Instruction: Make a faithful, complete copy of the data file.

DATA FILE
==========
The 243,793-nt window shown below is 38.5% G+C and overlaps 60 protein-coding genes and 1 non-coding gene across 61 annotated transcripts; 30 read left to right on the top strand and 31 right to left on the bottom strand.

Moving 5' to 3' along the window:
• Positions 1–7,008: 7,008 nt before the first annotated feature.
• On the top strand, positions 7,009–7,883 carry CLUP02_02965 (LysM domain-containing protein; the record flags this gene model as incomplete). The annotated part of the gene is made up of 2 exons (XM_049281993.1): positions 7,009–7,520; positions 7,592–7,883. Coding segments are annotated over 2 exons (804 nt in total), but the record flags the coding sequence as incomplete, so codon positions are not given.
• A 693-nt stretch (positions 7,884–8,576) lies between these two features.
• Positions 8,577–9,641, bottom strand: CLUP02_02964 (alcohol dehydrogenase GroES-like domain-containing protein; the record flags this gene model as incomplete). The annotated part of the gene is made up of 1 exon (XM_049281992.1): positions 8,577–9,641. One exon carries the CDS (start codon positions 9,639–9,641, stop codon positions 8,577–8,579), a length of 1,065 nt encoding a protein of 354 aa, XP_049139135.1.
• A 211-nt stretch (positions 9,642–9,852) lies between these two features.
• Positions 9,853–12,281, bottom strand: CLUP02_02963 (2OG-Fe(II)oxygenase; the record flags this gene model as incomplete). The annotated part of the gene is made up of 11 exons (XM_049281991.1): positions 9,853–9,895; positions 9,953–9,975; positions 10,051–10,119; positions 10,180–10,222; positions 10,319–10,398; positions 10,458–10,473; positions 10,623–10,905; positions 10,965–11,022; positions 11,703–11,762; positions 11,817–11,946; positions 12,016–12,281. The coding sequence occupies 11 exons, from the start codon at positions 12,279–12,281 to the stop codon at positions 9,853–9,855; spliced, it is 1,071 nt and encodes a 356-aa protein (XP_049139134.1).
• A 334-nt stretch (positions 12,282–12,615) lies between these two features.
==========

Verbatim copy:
The 243,793-nt window shown below is 38.5% G+C and overlaps 60 protein-coding genes and 1 non-coding gene across 61 annotated transcripts; 30 read left to right on the top strand and 31 right to left on the bottom strand.

Moving 5' to 3' along the window:
• Positions 1–7,008: 7,008 nt before the first annotated feature.
• On the top strand, positions 7,009–7,883 carry CLUP02_02965 (LysM domain-containing protein; the record flags this gene model as incomplete). The annotated part of the gene is made up of 2 exons (XM_049281993.1): positions 7,009–7,520; positions 7,592–7,883. Coding segments are annotated over 2 exons (804 nt in total), but the record flags the coding sequence as incomplete, so codon positions are not given.
• A 693-nt stretch (positions 7,884–8,576) lies between these two features.
• Positions 8,577–9,641, bottom strand: CLUP02_02964 (alcohol dehydrogenase GroES-like domain-containing protein; the record flags this gene model as incomplete). The annotated part of the gene is made up of 1 exon (XM_049281992.1): positions 8,577–9,641. One exon carries the CDS (start codon positions 9,639–9,641, stop codon positions 8,577–8,579), a length of 1,065 nt encoding a protein of 354 aa, XP_049139135.1.
• A 211-nt stretch (positions 9,642–9,852) lies between these two features.
• Positions 9,853–12,281, bottom strand: CLUP02_02963 (2OG-Fe(II)oxygenase; the record flags this gene model as incomplete). The annotated part of the gene is made up of 11 exons (XM_049281991.1): positions 9,853–9,895; positions 9,953–9,975; positions 10,051–10,119; positions 10,180–10,222; positions 10,319–10,398; positions 10,458–10,473; positions 10,623–10,905; positions 10,965–11,022; positions 11,703–11,762; positions 11,817–11,946; positions 12,016–12,281. The coding sequence occupies 11 exons, from the start codon at positions 12,279–12,281 to the stop codon at positions 9,853–9,855; spliced, it is 1,071 nt and encodes a 356-aa protein (XP_049139134.1).
• A 334-nt stretch (positions 12,282–12,615) lies between these two features.